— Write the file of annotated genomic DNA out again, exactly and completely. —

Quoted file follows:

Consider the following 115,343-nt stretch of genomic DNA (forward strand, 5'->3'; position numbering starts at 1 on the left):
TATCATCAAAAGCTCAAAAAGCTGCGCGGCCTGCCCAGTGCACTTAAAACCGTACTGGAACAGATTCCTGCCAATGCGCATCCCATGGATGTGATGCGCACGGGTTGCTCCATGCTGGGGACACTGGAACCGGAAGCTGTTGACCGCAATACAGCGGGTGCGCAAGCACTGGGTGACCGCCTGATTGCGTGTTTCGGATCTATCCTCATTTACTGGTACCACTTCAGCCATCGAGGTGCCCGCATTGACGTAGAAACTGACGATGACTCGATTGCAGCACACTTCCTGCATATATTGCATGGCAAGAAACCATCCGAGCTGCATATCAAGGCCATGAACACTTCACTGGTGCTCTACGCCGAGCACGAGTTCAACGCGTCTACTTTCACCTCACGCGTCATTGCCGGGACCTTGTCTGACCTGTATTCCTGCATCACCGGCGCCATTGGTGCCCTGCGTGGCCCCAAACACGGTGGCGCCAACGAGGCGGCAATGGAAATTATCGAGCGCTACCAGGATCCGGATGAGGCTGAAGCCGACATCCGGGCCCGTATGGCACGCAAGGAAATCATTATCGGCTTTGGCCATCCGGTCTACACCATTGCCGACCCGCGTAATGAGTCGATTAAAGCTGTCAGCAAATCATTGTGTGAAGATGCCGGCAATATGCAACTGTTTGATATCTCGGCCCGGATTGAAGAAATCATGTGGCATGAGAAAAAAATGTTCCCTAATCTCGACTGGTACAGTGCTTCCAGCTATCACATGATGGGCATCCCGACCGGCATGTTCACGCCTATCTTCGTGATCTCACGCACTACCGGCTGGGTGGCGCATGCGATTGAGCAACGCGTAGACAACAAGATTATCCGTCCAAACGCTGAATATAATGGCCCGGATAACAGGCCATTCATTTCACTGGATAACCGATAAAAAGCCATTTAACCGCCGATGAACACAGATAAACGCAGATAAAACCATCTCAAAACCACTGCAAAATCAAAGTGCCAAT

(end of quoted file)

Consider the following 115,343-nt stretch of genomic DNA (forward strand, 5'->3'; position numbering starts at 1 on the left):
TATCATCAAAAGCTCAAAAAGCTGCGCGGCCTGCCCAGTGCACTTAAAACCGTACTGGAACAGATTCCTGCCAATGCGCATCCCATGGATGTGATGCGCACGGGTTGCTCCATGCTGGGGACACTGGAACCGGAAGCTGTTGACCGCAATACAGCGGGTGCGCAAGCACTGGGTGACCGCCTGATTGCGTGTTTCGGATCTATCCTCATTTACTGGTACCACTTCAGCCATCGAGGTGCCCGCATTGACGTAGAAACTGACGATGACTCGATTGCAGCACACTTCCTGCATATATTGCATGGCAAGAAACCATCCGAGCTGCATATCAAGGCCATGAACACTTCACTGGTGCTCTACGCCGAGCACGAGTTCAACGCGTCTACTTTCACCTCACGCGTCATTGCCGGGACCTTGTCTGACCTGTATTCCTGCATCACCGGCGCCATTGGTGCCCTGCGTGGCCCCAAACACGGTGGCGCCAACGAGGCGGCAATGGAAATTATCGAGCGCTACCAGGATCCGGATGAGGCTGAAGCCGACATCCGGGCCCGTATGGCACGCAAGGAAATCATTATCGGCTTTGGCCATCCGGTCTACACCATTGCCGACCCGCGTAATGAGTCGATTAAAGCTGTCAGCAAATCATTGTGTGAAGATGCCGGCAATATGCAACTGTTTGATATCTCGGCCCGGATTGAAGAAATCATGTGGCATGAGAAAAAAATGTTCCCTAATCTCGACTGGTACAGTGCTTCCAGCTATCACATGATGGGCATCCCGACCGGCATGTTCACGCCTATCTTCGTGATCTCACGCACTACCGGCTGGGTGGCGCATGCGATTGAGCAACGCGTAGACAACAAGATTATCCGTCCAAACGCTGAATATAATGGCCCGGATAACAGGCCATTCATTTCACTGGATAACCGATAAAAAGCCATTTAACCGCCGATGAACACAGATAAACGCAGATAAAACCATCTCAAAACCACTGCAAAATCAAAGTGCCAAT